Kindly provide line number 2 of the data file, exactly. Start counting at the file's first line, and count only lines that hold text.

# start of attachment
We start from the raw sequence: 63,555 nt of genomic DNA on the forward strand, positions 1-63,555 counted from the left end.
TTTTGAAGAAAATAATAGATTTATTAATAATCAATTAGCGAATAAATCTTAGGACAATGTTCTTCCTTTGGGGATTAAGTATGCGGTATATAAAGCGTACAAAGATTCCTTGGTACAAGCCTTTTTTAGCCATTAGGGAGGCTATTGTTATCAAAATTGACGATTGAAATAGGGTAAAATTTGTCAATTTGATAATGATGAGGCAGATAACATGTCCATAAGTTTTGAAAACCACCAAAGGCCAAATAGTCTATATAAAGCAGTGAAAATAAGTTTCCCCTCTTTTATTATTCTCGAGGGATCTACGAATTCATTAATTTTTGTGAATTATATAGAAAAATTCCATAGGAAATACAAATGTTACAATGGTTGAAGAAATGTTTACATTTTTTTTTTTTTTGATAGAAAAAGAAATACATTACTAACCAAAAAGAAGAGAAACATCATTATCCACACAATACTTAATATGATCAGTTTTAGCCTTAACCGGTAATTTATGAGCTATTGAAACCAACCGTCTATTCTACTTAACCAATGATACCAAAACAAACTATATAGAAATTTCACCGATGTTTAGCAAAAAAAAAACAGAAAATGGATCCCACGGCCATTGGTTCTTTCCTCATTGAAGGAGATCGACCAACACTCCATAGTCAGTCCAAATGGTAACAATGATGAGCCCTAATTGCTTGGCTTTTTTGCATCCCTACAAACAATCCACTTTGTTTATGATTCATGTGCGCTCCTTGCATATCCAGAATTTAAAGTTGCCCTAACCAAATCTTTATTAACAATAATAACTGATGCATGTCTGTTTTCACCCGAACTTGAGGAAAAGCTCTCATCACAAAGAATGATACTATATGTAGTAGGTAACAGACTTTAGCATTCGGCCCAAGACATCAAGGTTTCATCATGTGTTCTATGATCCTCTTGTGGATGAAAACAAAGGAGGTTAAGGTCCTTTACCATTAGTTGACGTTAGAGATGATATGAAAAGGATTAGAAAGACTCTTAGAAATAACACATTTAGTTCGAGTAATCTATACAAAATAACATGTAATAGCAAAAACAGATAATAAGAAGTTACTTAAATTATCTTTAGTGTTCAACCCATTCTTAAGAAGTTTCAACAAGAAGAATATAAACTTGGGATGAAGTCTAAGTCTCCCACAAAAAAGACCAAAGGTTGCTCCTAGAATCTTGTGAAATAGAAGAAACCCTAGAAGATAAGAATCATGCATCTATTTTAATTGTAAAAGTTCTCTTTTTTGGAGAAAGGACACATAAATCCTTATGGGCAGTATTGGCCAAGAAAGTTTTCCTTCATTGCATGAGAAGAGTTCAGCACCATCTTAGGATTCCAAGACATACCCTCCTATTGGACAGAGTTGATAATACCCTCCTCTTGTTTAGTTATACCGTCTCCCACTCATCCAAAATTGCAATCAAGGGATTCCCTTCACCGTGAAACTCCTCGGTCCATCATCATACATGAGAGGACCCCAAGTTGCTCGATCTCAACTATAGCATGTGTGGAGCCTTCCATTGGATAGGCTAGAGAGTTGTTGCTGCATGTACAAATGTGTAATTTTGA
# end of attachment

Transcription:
TTTTGAAGAAAATAATAGATTTATTAATAATCAATTAGCGAATAAATCTTAGGACAATGTTCTTCCTTTGGGGATTAAGTATGCGGTATATAAAGCGTACAAAGATTCCTTGGTACAAGCCTTTTTTAGCCATTAGGGAGGCTATTGTTATCAAAATTGACGATTGAAATAGGGTAAAATTTGTCAATTTGATAATGATGAGGCAGATAACATGTCCATAAGTTTTGAAAACCACCAAAGGCCAAATAGTCTATATAAAGCAGTGAAAATAAGTTTCCCCTCTTTTATTATTCTCGAGGGATCTACGAATTCATTAATTTTTGTGAATTATATAGAAAAATTCCATAGGAAATACAAATGTTACAATGGTTGAAGAAATGTTTACATTTTTTTTTTTTTTGATAGAAAAAGAAATACATTACTAACCAAAAAGAAGAGAAACATCATTATCCACACAATACTTAATATGATCAGTTTTAGCCTTAACCGGTAATTTATGAGCTATTGAAACCAACCGTCTATTCTACTTAACCAATGATACCAAAACAAACTATATAGAAATTTCACCGATGTTTAGCAAAAAAAAAACAGAAAATGGATCCCACGGCCATTGGTTCTTTCCTCATTGAAGGAGATCGACCAACACTCCATAGTCAGTCCAAATGGTAACAATGATGAGCCCTAATTGCTTGGCTTTTTTGCATCCCTACAAACAATCCACTTTGTTTATGATTCATGTGCGCTCCTTGCATATCCAGAATTTAAAGTTGCCCTAACCAAATCTTTATTAACAATAATAACTGATGCATGTCTGTTTTCACCCGAACTTGAGGAAAAGCTCTCATCACAAAGAATGATACTATATGTAGTAGGTAACAGACTTTAGCATTCGGCCCAAGACATCAAGGTTTCATCATGTGTTCTATGATCCTCTTGTGGATGAAAACAAAGGAGGTTAAGGTCCTTTACCATTAGTTGACGTTAGAGATGATATGAAAAGGATTAGAAAGACTCTTAGAAATAACACATTTAGTTCGAGTAATCTATACAAAATAACATGTAATAGCAAAAACAGATAATAAGAAGTTACTTAAATTATCTTTAGTGTTCAACCCATTCTTAAGAAGTTTCAACAAGAAGAATATAAACTTGGGATGAAGTCTAAGTCTCCCACAAAAAAGACCAAAGGTTGCTCCTAGAATCTTGTGAAATAGAAGAAACCCTAGAAGATAAGAATCATGCATCTATTTTAATTGTAAAAGTTCTCTTTTTTGGAGAAAGGACACATAAATCCTTATGGGCAGTATTGGCCAAGAAAGTTTTCCTTCATTGCATGAGAAGAGTTCAGCACCATCTTAGGATTCCAAGACATACCCTCCTATTGGACAGAGTTGATAATACCCTCCTCTTGTTTAGTTATACCGTCTCCCACTCATCCAAAATTGCAATCAAGGGATTCCCTTCACCGTGAAACTCCTCGGTCCATCATCATACATGAGAGGACCCCAAGTTGCTCGATCTCAACTATAGCATGTGTGGAGCCTTCCATTGGATAGGCTAGAGAGTTGTTGCTGCATGTACAAATGTGTAATTTTGA